The survey is only one part of a coherent programme to improve care.The findings, contained in a series of reports relating to sites and specialties, are being fed into a structured change management programme.This is based on multidisciplinary teams across the trust, led by patients and patient services directors, who are all doctors.
The comprehensiveness of the programme is assured as surveys are being developed, covering cancer, diabetes and outpatients or day-cases, using the same methodology.
To complement the 'through the patient's eyes'approach, the trust has, with Picker, developed a survey of all 11,700 staff about their experiences of delivering care to patients.
The focus group work provided a wealth of rich and varied evidence about patients'experiences in the trust.
Although much of what was said was very positive, there are good reasons for giving examples of the more problematic aspects of care experienced, as we know that the issues raised can have a significant bearing on how well a patient progresses.
Respecting a patient's values and needs Studies have shown that patient involvement in decisionmaking and a feeling of control during an illness lead to better clinical outcomes.Only the patient can define his or her 'best interests'- for example, what constitutes acceptable risk, tolerable side-effects or quality of life worth preserving.
However, many patients from all age groups and women using maternity services described a sense of powerlessness and a feeling of vulnerability in hospital.As one adult patient explained: 'You have no power.You are in their hands.'
The experience and understanding of illness is also influenced by social and cultural factors such as ethnicity, social class, gender, age and education.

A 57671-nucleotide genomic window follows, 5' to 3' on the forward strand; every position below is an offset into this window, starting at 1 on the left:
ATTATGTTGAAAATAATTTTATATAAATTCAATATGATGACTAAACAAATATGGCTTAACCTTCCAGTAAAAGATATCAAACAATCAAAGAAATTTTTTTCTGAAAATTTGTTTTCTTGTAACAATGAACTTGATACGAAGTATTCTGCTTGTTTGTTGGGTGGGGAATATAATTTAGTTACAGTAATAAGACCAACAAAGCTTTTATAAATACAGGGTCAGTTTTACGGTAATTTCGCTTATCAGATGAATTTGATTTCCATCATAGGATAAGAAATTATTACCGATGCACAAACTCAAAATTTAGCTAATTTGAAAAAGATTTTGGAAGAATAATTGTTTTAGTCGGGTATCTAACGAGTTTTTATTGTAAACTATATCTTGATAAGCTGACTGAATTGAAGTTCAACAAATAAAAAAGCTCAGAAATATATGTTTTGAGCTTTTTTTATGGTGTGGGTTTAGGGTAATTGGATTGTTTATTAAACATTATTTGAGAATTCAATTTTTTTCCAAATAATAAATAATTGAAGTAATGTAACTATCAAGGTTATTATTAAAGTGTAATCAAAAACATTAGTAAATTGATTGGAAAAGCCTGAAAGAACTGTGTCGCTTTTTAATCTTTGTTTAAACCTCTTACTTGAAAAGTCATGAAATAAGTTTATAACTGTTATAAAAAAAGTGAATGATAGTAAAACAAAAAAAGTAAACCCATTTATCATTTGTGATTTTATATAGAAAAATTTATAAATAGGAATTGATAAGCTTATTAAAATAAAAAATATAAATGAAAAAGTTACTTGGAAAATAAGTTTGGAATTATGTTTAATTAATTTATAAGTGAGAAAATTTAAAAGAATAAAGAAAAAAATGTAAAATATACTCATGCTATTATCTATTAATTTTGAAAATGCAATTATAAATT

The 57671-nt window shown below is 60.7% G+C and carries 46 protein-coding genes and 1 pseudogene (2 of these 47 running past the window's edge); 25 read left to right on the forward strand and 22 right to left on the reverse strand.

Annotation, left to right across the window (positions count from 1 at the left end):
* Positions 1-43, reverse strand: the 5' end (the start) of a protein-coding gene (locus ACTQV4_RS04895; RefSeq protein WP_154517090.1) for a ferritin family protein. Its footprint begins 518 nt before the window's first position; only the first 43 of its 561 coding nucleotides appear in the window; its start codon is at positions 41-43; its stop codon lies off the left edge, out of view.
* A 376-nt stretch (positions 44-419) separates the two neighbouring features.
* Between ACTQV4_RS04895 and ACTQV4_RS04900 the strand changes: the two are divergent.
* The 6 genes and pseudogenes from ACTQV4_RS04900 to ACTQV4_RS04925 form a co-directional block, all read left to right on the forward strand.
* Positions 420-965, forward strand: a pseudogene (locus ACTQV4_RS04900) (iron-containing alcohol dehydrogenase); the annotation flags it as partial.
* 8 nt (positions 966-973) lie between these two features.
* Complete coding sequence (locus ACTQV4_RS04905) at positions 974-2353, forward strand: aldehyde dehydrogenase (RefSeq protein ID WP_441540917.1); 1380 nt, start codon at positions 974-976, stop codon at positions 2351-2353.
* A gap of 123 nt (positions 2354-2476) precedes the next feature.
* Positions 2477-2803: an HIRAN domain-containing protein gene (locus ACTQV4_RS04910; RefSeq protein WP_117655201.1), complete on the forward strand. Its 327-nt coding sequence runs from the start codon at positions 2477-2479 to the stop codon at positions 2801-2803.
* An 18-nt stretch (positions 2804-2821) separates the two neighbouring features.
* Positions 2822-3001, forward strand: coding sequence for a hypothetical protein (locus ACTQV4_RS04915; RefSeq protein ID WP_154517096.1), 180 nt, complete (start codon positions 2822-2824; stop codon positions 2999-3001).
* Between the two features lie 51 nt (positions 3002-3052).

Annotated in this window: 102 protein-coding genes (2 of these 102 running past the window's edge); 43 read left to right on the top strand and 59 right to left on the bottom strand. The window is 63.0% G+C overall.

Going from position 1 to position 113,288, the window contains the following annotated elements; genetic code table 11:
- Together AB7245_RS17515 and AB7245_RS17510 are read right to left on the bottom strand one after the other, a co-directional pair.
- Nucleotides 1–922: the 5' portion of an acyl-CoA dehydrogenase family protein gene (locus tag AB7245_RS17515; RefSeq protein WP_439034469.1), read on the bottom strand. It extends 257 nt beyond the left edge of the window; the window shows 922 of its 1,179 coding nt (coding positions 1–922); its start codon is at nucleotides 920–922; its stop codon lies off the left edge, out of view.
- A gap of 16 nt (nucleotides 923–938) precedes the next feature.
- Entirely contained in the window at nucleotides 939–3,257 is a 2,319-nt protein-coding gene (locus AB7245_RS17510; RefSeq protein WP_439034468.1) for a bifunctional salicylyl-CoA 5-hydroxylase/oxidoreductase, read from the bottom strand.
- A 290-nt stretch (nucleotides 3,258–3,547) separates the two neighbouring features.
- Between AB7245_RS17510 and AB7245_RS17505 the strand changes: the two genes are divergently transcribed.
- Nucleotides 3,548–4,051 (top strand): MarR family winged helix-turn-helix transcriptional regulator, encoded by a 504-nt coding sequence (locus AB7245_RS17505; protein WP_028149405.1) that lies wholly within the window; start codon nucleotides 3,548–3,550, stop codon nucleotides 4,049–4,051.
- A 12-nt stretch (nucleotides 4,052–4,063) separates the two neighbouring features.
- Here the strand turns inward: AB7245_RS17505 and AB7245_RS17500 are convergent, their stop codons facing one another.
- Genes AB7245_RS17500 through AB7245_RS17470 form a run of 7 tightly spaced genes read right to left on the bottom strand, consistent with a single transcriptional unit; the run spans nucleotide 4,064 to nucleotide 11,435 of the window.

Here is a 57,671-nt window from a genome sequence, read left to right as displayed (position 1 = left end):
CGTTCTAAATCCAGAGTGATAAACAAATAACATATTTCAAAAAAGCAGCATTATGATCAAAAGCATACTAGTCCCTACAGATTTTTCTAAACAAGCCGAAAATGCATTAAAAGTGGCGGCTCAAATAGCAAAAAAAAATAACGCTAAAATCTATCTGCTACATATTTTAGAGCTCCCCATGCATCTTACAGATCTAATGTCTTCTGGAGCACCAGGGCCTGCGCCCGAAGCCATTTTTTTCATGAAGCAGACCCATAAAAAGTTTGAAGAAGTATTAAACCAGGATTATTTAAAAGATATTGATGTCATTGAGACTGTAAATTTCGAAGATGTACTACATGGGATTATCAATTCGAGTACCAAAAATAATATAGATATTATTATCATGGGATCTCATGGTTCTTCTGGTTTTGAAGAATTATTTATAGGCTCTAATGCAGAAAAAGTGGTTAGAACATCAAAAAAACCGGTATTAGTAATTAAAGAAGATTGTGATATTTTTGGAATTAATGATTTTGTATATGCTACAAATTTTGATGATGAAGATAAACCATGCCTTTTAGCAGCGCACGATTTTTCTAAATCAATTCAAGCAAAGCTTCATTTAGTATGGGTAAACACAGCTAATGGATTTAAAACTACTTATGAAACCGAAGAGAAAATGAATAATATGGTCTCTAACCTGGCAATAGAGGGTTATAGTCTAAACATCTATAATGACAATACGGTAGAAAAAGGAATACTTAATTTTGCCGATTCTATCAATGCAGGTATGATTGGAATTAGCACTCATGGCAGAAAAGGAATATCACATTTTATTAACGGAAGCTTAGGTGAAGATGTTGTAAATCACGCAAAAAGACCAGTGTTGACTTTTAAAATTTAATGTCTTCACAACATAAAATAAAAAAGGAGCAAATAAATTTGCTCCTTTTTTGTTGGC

Maintaining some dignity and being treated with respect by staff mattered to patients' sense of wellbeing and confidence.Some patients found ward rounds by groups of doctors and medical students intimidating.Others found the lack of privacy for consultation and examination to be humiliating, and that it detracted from proper communication and treatment.
Co-ordination and integration of care When hospital staff appeared disorganised, if they contradicted each other or did not seem to know what they were doing, patients became extremely anxious or frustrated.Patients want to know who is in charge of their care and to see that members of the care team communicate effectively.
Numerous adult patients, as wel l as chi ldren and their parents, found it tiresome or, in one case, 'particularly depressing', to be asked exactly the same questions by a stream of different staff.But more important, perhaps, overall perceptions of competency and efficiency were found to be shaped by how wel l staff and serv ices appear to be coordinated.
The quality of information that patients were given, and the way it was communicated, caused much comment.
Individual patients often had different requirements relat ing to what they wanted Continued from page 25 to be told about their condition - and when.Some did not want to know too much, or felt overwhelmed by the amount of information given.At the other extreme, others felt they were not told enough, including a man who found it 'a wee bit strange' that nobody told him his prostate would be removed.
Women using maternity services felt they were left in limbo by a policy which stated that they would not be informed of test results if they proved negative.